The primary goal of this preclinical translational proposal is to determine the role of erythroblast macrophage protein (Emp) in tumor progression and to establish its prognostic and predictive value for colorectal cancers (CRCs). In our published and preliminary studies, we have discovered that Emp is involved in erythroblast enucleation, macrophage development, cell growth and differentiation, and cell adhesion and migration. These pathways are hallmarks of cancer progression. Additionally, our preliminary immunohistochemical (IHC) evaluations of human CRC tissues have demonstrated increasing expression of Emp in progression of adenomas to primary adenocarcinomas to metastatic carcinomas. Therefore, we hypothesize that Emp is involved in CRC progression. To test this hypothesis, we propose to evaluate the role of Emp interactions with adhesion molecules for attachment to extracellular membranes (ECM), for molecular cross-talk, for effects on the tumor microenvironment, and for progression of CRCs. This will be accomplished in three aims.
Aim -1 will determine the interaction of Emp with ?1 integrin within focal adhesion plaques and its involvement in tumor progression;
Aim -2 will verify the interaction of Emp with the actin cytoskeleton in ECM functions and in metastasis;
and Aim -3 will establish the prognostic and predictive value of Emp in CRCs. The proposed studies will characterize the molecular interactions of Emp with ?1 integrin, ascertain the effects of Emp on the actin cytoskeleton and other components of the ECM, identify new molecular determinants that contribute to tumor progression, and assess the predictive and prognostic value of Emp in CRCs.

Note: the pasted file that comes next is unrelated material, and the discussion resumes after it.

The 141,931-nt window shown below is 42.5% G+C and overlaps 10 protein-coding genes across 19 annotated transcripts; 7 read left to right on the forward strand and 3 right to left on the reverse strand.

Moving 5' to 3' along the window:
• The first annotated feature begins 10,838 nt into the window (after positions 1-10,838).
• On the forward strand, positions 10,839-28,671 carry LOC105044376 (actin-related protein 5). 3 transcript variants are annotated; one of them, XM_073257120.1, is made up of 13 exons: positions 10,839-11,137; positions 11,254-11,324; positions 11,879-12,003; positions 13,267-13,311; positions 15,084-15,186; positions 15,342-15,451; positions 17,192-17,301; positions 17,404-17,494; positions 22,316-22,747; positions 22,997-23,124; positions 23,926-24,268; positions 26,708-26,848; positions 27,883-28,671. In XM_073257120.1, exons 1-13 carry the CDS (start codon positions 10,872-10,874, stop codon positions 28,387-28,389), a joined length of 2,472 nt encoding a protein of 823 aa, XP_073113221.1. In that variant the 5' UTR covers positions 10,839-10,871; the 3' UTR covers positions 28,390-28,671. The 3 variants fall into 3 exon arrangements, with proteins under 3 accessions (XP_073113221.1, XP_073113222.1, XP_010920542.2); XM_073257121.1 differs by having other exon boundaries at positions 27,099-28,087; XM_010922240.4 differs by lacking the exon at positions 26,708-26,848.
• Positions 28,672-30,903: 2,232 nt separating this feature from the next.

SUMMARY An increased expression of erythroblast macrophage protein (Emp) was identified in preliminary studies of premalignant and malignant lesions of the colorectum. Moreover, abnormal Emp was significantly associated with cell proliferation, growth, differentiation, invasion, adhesion and migration. Therefore, this study will validate the prognostic (disease recurrence and survival) and predictive (efficacy of therapy) value of Emp in colorectal cancers (CRCs). It will also identify sets of Emp-dependent molecular targets that are associated with aggressive behavior of CRCs. These results will provide information that will guide further studies of biologic mechanisms in understanding the role of Emp in CRC tumor progression and in conducting preclinical and clinical studies to assess its usefulness in determining the clinical outcomes.